Makóma had not yet eaten anything during his long journey and was getting hungry. He made a camp with his giants and went hunting with them, except Chi-éswa-mapiri, who remained as a guard. When the hunting party returned, they found their comrade tied to a tree by a single long strand of hair. Makóma cut it off with his thumb nail. When the little giant was freed, he told what had happened. "A huge fellow came out of the river over here," he explained. "The colossus had long whiskers that threw out this hair and tied me up."

Makóma did not like his comrades being ambushed and went down to the river with his hammer. When he stood staring into the water for a while, he noticed that someone down there was staring back. A giant head suddenly came rushing out of the water. It was a huge man who rose out of the river. He had thick mustaches that billowed into the air along the river in both directions and as far away as Makóma could see. "Who are you?" thundered the giant. “I am Makóma and before I kill you I want to know your name!” "I am Chin-débou-Mau-giri," answered the giant, "and my mustache is the gray fever mist that lies over the river, and with it I ensnare and suffocate all who come hither." "Not any more!" Makóma exclaimed, striking the beast with his iron hammer. But the river giant's skin was so slimy that the hammer blow just slipped off. Chin-débou-Mau-giri threw out one of her long hairs and quickly bound Makóma with it. Makóma felt his arms being locked and he was having trouble breathing. Then he remembered the fire eater's powers, which were now his. Makóma blew out a broom of fire that burned off the hair. Then he threw his sack over the giant's head and struck it with the hammer. The hammer blow did not slip off the sack and the giant's head burst into a thousand pieces.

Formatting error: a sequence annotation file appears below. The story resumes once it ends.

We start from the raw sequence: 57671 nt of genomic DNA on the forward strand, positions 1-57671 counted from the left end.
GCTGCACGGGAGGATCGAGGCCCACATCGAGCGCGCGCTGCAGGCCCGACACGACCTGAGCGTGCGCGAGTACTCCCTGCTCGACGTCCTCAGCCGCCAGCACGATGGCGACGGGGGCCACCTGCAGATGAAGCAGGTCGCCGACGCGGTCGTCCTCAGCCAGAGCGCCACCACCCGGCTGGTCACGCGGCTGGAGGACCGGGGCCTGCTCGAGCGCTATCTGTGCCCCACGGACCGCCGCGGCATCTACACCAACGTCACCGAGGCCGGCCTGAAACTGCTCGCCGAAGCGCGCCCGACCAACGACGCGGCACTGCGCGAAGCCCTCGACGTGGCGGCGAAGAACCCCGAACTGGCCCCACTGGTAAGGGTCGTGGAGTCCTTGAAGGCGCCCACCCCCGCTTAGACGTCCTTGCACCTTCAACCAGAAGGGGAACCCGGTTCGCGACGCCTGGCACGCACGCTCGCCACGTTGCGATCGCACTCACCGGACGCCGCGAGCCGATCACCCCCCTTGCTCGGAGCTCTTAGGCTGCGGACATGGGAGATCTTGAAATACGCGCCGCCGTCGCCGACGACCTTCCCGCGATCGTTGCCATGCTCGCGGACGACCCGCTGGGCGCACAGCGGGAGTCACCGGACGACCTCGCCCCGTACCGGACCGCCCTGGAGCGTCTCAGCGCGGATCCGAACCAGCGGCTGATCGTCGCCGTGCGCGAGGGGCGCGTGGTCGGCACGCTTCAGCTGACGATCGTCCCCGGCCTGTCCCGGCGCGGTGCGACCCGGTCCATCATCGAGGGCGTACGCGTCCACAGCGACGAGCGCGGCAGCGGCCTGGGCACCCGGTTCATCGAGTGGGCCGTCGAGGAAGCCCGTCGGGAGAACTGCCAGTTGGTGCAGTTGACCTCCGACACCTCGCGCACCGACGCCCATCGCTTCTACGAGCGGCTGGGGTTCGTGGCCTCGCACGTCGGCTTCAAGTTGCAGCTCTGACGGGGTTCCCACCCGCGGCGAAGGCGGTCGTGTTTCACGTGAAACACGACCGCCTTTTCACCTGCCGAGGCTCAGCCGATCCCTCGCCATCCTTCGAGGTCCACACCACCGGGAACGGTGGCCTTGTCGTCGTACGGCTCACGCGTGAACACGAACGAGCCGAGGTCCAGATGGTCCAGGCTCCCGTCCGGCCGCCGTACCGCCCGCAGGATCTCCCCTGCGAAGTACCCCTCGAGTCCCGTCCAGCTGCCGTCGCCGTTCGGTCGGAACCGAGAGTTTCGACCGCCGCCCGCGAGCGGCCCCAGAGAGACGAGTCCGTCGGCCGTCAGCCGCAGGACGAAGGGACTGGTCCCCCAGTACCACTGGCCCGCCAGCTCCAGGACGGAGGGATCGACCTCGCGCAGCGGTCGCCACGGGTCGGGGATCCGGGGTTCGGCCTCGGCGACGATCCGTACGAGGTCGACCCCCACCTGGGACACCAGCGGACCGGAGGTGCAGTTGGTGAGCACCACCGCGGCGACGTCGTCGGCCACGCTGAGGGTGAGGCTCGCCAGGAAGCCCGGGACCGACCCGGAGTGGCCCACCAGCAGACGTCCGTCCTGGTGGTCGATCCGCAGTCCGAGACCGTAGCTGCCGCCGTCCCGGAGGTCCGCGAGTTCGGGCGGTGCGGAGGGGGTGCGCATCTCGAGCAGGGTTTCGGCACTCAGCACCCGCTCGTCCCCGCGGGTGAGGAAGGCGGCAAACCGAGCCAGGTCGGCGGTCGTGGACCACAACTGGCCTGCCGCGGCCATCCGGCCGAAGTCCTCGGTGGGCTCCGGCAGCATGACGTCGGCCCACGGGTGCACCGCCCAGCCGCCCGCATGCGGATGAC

That evening Makóma and the giants feasted and danced to celebrate the victory over Chindébou-Mau-giri, but the next morning Makóma looked gloomy. His companions asked what was going on. "My ancestors came to me last night in my dreams and told me what I must do next," said Makóma. "They told me that I shall not be able to rest until I have found the great, five-headed Sákatiriná and fought with him." So Makóma bid farewell to his companions and returned the powers and abilities he had taken from them. Now Makóma was as strong as when he once left his home village, but it wasn't bad.

After wandering through swamps, deserts and jungles, Makóma came to a savannah where he saw two beautiful women fetching water from a spring. He told them who he was and asked if they had heard of the great Sákatiriná. "We are his wives," said one woman, "and those are his feet you see over there." She pointed to what Makóma thought were two mountain peaks rising into the clouds. The great Sákatiriná was truly great!

Makóma walked over to one foot and slammed the hammer into it as hard as he could. "Who is tickling my foot?" a voice like thunder from the clouds was heard. "It's Makóma who has come to fight you, so I don't get old, fat and bored!" cried the young hero. "I'm bored," said the huge giant quietly. “I know what you're talking about. Let us fight and may the best fighter win.” Thus began the violent struggle between Makóma and Sákatiriná. Just like before, Makóma's strength grew every time he landed a hammer blow on his enemy, but this time the giant did not shrink. Sákatiriná tore up entire mountains and hurled them at Makóma. For two days they fought and finally Nu-éndo, the durable iron hammer, was split. Then Makóma took a wrestling hold on his opponent and they both tumbled around on the ground so that the earth shook and all of Africa shook. Eventually, their strength began to wane and they became too tired to continue fighting.

Then Mulimó, the great spirit who watches over all living things, appeared. "You are both great fighters indeed," said the spirit, "but look what you have done on earth." Makóma and Sákatiriná looked around at the devastation and were ashamed. Then Mulimó said: "The gods have seen your fight and decided that you are both equally brave and strong. You will therefore be allowed to ascend to their palace above the clouds and live there in the future.” And so Makóma and Sákatiriná became invisible to the people of the earth and were never seen again.

Mark as read: